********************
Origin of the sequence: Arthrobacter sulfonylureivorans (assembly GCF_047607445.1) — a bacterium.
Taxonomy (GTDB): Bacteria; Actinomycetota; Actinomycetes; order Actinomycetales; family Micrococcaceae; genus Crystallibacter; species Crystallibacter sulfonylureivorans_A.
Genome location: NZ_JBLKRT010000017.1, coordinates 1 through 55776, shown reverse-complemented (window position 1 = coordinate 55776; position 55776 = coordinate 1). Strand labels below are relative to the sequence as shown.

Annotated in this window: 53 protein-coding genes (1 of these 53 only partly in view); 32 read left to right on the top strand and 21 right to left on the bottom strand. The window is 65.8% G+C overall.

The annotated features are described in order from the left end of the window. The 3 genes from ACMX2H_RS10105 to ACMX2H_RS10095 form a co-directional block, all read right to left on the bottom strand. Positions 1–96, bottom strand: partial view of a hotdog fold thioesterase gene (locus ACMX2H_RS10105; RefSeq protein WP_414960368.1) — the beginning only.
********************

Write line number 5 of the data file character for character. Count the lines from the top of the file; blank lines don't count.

The annotated features are described in order from the left end of the window. The 3 genes from ACMX2H_RS10105 to ACMX2H_RS10095 form a co-directional block, all read right to left on the bottom strand. Positions 1–96, bottom strand: partial view of a hotdog fold thioesterase gene (locus ACMX2H_RS10105; RefSeq protein WP_414960368.1) — the beginning only.